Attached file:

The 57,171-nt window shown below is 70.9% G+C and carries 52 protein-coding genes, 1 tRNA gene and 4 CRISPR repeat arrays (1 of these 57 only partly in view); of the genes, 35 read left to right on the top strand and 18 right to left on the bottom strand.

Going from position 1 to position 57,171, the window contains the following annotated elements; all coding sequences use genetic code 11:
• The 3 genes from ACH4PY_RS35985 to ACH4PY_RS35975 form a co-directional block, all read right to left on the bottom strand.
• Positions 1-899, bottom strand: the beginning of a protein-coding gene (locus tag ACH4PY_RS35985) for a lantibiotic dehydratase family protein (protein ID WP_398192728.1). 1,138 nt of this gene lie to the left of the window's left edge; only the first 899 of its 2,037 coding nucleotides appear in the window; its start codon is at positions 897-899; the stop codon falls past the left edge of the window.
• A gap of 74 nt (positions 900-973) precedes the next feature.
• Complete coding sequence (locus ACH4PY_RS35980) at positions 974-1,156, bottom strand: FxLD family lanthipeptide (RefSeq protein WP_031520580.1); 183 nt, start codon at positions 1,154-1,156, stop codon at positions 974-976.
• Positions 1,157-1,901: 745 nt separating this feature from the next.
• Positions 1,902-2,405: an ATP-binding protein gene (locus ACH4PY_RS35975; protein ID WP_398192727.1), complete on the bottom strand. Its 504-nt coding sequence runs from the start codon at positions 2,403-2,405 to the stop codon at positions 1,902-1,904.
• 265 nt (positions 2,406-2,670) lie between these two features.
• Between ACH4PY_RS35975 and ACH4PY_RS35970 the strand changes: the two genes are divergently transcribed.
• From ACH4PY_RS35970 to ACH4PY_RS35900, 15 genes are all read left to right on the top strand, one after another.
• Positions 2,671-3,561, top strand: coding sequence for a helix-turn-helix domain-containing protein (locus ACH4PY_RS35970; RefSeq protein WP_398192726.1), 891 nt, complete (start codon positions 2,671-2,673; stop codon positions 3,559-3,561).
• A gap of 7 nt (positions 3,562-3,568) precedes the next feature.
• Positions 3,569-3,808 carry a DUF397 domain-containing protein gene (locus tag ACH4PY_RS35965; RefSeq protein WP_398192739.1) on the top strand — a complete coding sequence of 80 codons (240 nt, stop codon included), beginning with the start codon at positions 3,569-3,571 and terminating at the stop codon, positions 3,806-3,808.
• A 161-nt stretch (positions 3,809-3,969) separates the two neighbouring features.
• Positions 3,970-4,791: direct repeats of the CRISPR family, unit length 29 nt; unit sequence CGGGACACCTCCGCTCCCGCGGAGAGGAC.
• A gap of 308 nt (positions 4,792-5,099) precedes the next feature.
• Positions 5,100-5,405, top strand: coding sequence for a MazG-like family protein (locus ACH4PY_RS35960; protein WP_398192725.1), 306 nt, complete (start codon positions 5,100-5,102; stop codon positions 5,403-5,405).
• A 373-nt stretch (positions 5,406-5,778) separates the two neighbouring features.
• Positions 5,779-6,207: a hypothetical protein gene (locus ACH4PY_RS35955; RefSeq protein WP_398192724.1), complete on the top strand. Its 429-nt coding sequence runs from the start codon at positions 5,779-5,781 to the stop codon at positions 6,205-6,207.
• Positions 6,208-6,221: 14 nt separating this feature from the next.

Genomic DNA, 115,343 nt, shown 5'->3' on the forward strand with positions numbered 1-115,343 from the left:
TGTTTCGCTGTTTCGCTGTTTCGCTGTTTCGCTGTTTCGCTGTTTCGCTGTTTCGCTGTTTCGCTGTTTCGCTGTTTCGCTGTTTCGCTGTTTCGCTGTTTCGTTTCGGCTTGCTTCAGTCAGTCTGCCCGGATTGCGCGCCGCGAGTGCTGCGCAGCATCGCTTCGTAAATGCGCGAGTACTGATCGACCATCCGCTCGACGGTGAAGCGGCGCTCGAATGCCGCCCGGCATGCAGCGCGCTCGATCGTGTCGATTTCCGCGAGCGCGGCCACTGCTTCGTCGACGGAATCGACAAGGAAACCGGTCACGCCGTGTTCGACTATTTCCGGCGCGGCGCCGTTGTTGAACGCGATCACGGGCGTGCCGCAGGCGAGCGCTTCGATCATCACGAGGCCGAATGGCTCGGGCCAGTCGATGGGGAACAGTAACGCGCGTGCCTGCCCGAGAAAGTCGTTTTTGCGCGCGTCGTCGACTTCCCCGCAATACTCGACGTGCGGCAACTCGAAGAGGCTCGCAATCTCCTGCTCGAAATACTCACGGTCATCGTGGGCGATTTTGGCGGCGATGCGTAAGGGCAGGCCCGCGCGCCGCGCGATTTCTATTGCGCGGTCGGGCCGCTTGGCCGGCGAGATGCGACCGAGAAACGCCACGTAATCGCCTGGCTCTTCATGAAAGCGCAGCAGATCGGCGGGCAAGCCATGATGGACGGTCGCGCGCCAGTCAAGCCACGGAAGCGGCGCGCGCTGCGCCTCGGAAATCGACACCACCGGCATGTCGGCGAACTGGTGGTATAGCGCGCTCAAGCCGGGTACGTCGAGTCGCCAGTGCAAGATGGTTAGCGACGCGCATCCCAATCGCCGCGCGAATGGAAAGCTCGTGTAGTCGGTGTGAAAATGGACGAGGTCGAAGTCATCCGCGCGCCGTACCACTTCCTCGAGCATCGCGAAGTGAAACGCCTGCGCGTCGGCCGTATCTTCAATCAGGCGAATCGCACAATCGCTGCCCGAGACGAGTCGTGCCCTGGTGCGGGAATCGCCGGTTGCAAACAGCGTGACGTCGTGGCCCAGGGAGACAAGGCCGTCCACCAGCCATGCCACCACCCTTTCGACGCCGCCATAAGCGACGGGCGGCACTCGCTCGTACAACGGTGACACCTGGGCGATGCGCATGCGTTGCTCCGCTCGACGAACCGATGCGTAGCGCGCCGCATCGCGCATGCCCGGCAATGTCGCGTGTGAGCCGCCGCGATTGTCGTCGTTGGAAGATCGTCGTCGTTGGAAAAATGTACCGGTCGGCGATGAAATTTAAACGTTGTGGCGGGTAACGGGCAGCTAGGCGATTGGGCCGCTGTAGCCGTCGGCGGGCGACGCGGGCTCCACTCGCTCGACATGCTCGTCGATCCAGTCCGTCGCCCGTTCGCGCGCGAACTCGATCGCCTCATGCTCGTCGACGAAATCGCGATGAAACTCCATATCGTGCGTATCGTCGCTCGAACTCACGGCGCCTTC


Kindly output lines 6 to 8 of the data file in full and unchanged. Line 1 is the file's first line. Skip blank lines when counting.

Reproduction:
• Complete coding sequence (locus ACH4PY_RS35980) at positions 974-1,156, bottom strand: FxLD family lanthipeptide (RefSeq protein WP_031520580.1); 183 nt, start codon at positions 1,154-1,156, stop codon at positions 974-976.
• Positions 1,157-1,901: 745 nt separating this feature from the next.
• Positions 1,902-2,405: an ATP-binding protein gene (locus ACH4PY_RS35975; protein ID WP_398192727.1), complete on the bottom strand. Its 504-nt coding sequence runs from the start codon at positions 2,403-2,405 to the stop codon at positions 1,902-1,904.